Targets for intervention to improve virological outcomes for patients receiving free antiretroviral therapy in Tamil Nadu, India

James Hamilton McMahon, Anand Manoharan, Christine Wanke, Shoba Mammen, Hepsibah Jose, Malini Thabeetha, Tony Kadavanu, Michael R Jordan, Julian Elliott, Sharon Ruth Lewin, Dilip Mathai

Research output: Contribution to journalArticleResearchpeer-review

1 Citation (Scopus)

Abstract

Operational research to identify factors predicting poor clinical outcomes is critical to maximize patient care and prolong first-line regimens for those receiving free antiretroviral therapy (ART) in India. We sought to identify social or clinical factors amenable to intervention that predict virological outcomes after 12 months of ART. We examined a retrospective cohort of consecutive adults initiating free nonnucleoside reverse transcriptase inhibitor-based regimens. Individuals remaining in care 12 months post-ART initiation were tested for HIV viral load and surveyed to identify barriers and facilitators to adherence, and to determine clinic travel times and associated costs. Uni- and multivariate logistic regression identified factors predicting HIV viral load >200 copies/mL after 12 months of ART. Of 230 adults initiating ART, 10% of patients died, 8% transferred out, 5% were lost to follow-up, and 174/230 (76%) completed 12 months of ART, the questionnaire, and viral load testing. HIV viral load was /= 3 hours (OR 3.0, p = 0.02), and alcohol use (OR 4.8, p = 0.03) predicted viral load >200 copies/mL after 12 months of ART. Clinical outcomes following ART are related to programmatic factors such as prolonged travel time and individual factors such as being busy with family or using alcohol. Simple interventions that alter these factors should be evaluated to improve clinical outcomes for populations receiving free ART in similar settings.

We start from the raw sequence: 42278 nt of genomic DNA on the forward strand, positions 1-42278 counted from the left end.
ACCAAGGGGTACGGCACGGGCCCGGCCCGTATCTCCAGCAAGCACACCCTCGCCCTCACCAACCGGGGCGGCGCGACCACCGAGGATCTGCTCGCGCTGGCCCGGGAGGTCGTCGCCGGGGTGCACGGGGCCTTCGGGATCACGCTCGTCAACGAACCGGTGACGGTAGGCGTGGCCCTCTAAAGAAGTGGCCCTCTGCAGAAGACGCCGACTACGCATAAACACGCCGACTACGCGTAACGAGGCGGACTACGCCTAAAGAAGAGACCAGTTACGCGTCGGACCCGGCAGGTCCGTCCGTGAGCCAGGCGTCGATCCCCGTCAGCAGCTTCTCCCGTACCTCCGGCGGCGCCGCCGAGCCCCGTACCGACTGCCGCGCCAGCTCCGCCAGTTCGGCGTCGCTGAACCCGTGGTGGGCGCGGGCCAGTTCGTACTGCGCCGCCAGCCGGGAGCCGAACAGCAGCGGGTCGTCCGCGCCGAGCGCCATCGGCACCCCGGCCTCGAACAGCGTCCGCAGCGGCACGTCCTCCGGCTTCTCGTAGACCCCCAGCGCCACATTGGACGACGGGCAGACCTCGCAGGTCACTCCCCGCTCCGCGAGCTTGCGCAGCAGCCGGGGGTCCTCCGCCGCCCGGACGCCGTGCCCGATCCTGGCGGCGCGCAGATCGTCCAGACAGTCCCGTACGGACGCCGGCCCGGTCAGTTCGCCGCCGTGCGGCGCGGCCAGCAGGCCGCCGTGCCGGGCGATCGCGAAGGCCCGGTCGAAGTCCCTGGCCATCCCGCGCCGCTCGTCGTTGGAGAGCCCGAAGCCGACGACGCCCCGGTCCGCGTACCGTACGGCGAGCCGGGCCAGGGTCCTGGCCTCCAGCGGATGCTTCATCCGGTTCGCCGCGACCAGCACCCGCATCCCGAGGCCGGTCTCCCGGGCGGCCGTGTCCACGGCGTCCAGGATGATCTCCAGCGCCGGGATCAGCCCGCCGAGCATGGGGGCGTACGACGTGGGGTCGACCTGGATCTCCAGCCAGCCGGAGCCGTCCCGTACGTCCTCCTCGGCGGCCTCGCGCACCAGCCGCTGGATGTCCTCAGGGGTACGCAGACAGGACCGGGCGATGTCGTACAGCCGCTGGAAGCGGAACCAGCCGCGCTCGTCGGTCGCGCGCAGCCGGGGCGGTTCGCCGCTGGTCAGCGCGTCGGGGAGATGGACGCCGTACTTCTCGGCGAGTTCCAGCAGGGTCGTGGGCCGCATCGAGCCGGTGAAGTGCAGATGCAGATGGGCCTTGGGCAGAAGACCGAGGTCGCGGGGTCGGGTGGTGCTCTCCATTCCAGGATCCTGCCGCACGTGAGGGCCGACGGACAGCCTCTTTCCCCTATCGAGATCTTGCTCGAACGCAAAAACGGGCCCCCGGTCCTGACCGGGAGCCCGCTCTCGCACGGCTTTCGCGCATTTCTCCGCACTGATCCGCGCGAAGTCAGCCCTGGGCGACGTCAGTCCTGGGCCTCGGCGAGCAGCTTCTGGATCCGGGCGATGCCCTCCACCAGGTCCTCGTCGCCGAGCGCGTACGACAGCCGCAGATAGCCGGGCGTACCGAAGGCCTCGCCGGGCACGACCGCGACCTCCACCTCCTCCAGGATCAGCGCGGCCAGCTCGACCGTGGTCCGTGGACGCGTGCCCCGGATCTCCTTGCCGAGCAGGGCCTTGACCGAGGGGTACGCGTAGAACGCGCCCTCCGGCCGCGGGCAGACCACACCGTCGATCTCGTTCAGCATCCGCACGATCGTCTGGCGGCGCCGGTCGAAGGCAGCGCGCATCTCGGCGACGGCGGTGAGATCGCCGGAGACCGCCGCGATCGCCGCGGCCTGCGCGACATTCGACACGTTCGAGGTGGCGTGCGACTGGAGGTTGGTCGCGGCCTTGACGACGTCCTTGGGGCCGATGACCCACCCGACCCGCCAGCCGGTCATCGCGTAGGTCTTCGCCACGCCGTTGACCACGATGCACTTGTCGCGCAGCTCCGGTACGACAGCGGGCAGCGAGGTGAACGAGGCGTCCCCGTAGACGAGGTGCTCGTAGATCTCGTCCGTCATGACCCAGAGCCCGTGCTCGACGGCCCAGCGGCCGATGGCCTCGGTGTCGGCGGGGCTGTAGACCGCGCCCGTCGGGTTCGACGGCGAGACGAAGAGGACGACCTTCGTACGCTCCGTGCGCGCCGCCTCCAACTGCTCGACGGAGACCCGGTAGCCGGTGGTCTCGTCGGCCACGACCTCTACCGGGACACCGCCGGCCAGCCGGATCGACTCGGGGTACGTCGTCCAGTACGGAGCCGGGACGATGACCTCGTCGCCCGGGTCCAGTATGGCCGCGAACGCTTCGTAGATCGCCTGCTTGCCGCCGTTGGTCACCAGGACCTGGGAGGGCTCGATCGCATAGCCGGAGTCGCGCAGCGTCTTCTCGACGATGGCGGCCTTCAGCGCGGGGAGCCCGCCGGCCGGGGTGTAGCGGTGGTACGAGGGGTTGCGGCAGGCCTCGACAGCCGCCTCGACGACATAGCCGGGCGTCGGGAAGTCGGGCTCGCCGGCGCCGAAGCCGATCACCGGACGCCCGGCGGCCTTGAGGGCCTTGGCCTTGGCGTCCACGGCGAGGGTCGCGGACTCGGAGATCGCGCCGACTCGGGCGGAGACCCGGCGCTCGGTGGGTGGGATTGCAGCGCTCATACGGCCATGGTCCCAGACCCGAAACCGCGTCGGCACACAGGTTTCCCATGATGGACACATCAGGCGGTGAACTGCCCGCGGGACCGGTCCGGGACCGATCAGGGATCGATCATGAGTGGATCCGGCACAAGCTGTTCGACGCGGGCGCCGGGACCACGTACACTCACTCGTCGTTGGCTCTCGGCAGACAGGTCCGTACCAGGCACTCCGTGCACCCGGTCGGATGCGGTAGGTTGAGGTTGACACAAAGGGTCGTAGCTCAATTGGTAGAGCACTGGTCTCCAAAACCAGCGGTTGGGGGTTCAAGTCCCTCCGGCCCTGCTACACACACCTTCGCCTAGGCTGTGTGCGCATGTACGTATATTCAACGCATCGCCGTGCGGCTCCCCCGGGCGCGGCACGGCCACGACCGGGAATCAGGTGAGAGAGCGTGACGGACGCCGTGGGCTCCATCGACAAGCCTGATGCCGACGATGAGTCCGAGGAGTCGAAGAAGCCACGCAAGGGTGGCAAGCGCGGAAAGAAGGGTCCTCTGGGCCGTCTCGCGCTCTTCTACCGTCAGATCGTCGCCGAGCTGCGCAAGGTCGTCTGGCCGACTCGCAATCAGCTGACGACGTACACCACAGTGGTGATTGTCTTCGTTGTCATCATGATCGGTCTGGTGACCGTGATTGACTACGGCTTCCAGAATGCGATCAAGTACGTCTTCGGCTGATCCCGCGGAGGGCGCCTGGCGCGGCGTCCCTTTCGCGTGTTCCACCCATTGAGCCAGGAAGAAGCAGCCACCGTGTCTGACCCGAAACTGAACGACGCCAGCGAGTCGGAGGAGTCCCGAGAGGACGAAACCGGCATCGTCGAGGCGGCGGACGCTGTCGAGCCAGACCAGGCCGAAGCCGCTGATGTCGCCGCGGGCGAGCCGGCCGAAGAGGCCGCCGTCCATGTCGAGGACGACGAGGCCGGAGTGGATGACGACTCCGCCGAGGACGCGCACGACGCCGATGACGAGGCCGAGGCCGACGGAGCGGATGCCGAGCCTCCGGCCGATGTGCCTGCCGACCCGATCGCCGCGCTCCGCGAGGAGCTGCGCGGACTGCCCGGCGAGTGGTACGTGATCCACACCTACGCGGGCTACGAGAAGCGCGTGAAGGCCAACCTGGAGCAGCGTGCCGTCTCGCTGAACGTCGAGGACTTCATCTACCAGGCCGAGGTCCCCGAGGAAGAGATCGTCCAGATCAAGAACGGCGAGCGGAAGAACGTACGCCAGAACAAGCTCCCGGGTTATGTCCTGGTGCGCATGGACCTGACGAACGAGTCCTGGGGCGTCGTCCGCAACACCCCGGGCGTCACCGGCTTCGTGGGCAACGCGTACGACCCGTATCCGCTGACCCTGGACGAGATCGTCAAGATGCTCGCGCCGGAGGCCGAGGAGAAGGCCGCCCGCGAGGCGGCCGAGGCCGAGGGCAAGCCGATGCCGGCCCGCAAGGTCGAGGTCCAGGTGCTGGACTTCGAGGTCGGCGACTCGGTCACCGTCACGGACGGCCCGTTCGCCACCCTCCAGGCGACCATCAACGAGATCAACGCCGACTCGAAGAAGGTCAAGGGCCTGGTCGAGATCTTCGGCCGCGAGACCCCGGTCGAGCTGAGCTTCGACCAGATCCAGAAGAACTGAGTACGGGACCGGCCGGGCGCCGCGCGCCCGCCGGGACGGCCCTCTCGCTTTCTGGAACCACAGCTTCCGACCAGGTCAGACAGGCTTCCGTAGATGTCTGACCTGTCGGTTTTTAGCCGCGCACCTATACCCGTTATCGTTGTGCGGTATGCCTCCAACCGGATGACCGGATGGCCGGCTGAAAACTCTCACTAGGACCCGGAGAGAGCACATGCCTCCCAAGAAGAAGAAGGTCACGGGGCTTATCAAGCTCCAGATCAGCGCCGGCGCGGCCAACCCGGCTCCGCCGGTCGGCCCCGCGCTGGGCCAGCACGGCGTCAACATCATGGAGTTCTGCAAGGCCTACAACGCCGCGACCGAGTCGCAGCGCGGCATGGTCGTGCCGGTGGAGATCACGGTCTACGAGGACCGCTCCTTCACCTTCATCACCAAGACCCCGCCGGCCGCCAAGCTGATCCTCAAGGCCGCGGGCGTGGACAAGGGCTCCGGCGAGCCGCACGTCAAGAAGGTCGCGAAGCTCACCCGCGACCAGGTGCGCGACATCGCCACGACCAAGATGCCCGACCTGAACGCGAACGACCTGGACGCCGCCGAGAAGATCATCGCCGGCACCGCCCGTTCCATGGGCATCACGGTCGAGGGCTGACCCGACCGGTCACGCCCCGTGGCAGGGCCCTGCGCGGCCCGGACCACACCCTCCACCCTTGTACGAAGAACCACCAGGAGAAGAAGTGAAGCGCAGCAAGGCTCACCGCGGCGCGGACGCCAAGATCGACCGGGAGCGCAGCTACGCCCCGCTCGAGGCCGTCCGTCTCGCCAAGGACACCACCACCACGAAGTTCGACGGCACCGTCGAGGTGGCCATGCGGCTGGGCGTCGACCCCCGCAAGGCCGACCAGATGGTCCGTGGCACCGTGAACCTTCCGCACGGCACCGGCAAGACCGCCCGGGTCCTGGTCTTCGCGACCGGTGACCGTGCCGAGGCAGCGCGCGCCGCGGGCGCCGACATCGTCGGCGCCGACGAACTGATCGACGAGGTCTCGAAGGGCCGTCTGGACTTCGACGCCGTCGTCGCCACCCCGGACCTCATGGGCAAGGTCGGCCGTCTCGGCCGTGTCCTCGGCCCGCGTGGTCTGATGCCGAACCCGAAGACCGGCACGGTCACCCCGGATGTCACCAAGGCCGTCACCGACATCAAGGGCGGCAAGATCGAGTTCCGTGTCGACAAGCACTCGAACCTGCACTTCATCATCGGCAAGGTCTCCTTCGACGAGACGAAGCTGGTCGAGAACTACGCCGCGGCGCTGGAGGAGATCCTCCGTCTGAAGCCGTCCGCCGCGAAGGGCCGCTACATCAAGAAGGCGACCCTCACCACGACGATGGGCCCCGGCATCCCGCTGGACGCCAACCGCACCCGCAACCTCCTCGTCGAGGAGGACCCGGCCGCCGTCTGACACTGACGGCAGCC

Original languageEnglish
Pages (from-to)559-566
Number of pages8
JournalAids Care: Psychological and Socio-Medical Aspects of AIDS/HIV
Volume26
Issue number5
DOIs
Publication statusPublished - 2014

Cite this

McMahon, James Hamilton ; Manoharan, Anand ; Wanke, Christine ; Mammen, Shoba ; Jose, Hepsibah ; Thabeetha, Malini ; Kadavanu, Tony ; Jordan, Michael R ; Elliott, Julian ; Lewin, Sharon Ruth ; Mathai, Dilip. / Targets for intervention to improve virological outcomes for patients receiving free antiretroviral therapy in Tamil Nadu, India. In: Aids Care: Psychological and Socio-Medical Aspects of AIDS/HIV. 2014 ; Vol. 26, No. 5. pp. 559-566.
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abstract = "Operational research to identify factors predicting poor clinical outcomes is critical to maximize patient care and prolong first-line regimens for those receiving free antiretroviral therapy (ART) in India. We sought to identify social or clinical factors amenable to intervention that predict virological outcomes after 12 months of ART. We examined a retrospective cohort of consecutive adults initiating free nonnucleoside reverse transcriptase inhibitor-based regimens. Individuals remaining in care 12 months post-ART initiation were tested for HIV viral load and surveyed to identify barriers and facilitators to adherence, and to determine clinic travel times and associated costs. Uni- and multivariate logistic regression identified factors predicting HIV viral load >200 copies/mL after 12 months of ART. Of 230 adults initiating ART, 10{\%} of patients died, 8{\%} transferred out, 5{\%} were lost to follow-up, and 174/230 (76{\%}) completed 12 months of ART, the questionnaire, and viral load testing. HIV viral load was /= 3 hours (OR 3.0, p = 0.02), and alcohol use (OR 4.8, p = 0.03) predicted viral load >200 copies/mL after 12 months of ART. Clinical outcomes following ART are related to programmatic factors such as prolonged travel time and individual factors such as being busy with family or using alcohol. Simple interventions that alter these factors should be evaluated to improve clinical outcomes for populations receiving free ART in similar settings.",
author = "McMahon, {James Hamilton} and Anand Manoharan and Christine Wanke and Shoba Mammen and Hepsibah Jose and Malini Thabeetha and Tony Kadavanu and Jordan, {Michael R} and Julian Elliott and Lewin, {Sharon Ruth} and Dilip Mathai",